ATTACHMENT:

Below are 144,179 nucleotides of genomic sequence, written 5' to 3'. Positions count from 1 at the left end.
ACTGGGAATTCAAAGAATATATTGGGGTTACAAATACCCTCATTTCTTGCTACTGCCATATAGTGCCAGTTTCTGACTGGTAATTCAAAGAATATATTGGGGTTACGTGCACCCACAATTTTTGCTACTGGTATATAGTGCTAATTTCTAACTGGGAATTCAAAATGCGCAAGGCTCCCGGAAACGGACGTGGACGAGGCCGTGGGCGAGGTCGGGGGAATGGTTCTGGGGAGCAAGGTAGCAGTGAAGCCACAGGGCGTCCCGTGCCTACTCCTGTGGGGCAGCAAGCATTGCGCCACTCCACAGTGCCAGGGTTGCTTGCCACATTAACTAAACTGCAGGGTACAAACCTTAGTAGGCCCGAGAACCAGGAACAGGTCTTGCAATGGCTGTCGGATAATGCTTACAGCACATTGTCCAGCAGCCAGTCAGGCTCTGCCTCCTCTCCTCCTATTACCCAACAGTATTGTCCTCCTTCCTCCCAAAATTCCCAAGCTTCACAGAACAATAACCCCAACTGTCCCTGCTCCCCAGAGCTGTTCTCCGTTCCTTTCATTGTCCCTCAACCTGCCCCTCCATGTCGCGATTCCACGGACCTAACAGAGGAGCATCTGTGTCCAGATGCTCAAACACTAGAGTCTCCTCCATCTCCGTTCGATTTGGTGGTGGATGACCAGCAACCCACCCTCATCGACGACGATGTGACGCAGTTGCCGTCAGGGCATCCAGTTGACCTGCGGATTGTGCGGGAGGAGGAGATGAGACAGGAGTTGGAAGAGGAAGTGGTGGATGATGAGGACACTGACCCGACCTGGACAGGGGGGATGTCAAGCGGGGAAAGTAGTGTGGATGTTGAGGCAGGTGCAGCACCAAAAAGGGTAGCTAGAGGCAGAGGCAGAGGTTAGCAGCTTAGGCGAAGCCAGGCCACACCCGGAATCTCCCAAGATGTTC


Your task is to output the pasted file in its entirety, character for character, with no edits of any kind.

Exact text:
Below are 144,179 nucleotides of genomic sequence, written 5' to 3'. Positions count from 1 at the left end.
ACTGGGAATTCAAAGAATATATTGGGGTTACAAATACCCTCATTTCTTGCTACTGCCATATAGTGCCAGTTTCTGACTGGTAATTCAAAGAATATATTGGGGTTACGTGCACCCACAATTTTTGCTACTGGTATATAGTGCTAATTTCTAACTGGGAATTCAAAATGCGCAAGGCTCCCGGAAACGGACGTGGACGAGGCCGTGGGCGAGGTCGGGGGAATGGTTCTGGGGAGCAAGGTAGCAGTGAAGCCACAGGGCGTCCCGTGCCTACTCCTGTGGGGCAGCAAGCATTGCGCCACTCCACAGTGCCAGGGTTGCTTGCCACATTAACTAAACTGCAGGGTACAAACCTTAGTAGGCCCGAGAACCAGGAACAGGTCTTGCAATGGCTGTCGGATAATGCTTACAGCACATTGTCCAGCAGCCAGTCAGGCTCTGCCTCCTCTCCTCCTATTACCCAACAGTATTGTCCTCCTTCCTCCCAAAATTCCCAAGCTTCACAGAACAATAACCCCAACTGTCCCTGCTCCCCAGAGCTGTTCTCCGTTCCTTTCATTGTCCCTCAACCTGCCCCTCCATGTCGCGATTCCACGGACCTAACAGAGGAGCATCTGTGTCCAGATGCTCAAACACTAGAGTCTCCTCCATCTCCGTTCGATTTGGTGGTGGATGACCAGCAACCCACCCTCATCGACGACGATGTGACGCAGTTGCCGTCAGGGCATCCAGTTGACCTGCGGATTGTGCGGGAGGAGGAGATGAGACAGGAGTTGGAAGAGGAAGTGGTGGATGATGAGGACACTGACCCGACCTGGACAGGGGGGATGTCAAGCGGGGAAAGTAGTGTGGATGTTGAGGCAGGTGCAGCACCAAAAAGGGTAGCTAGAGGCAGAGGCAGAGGTTAGCAGCTTAGGCGAAGCCAGGCCACACCCGGAATCTCCCAAGATGTTC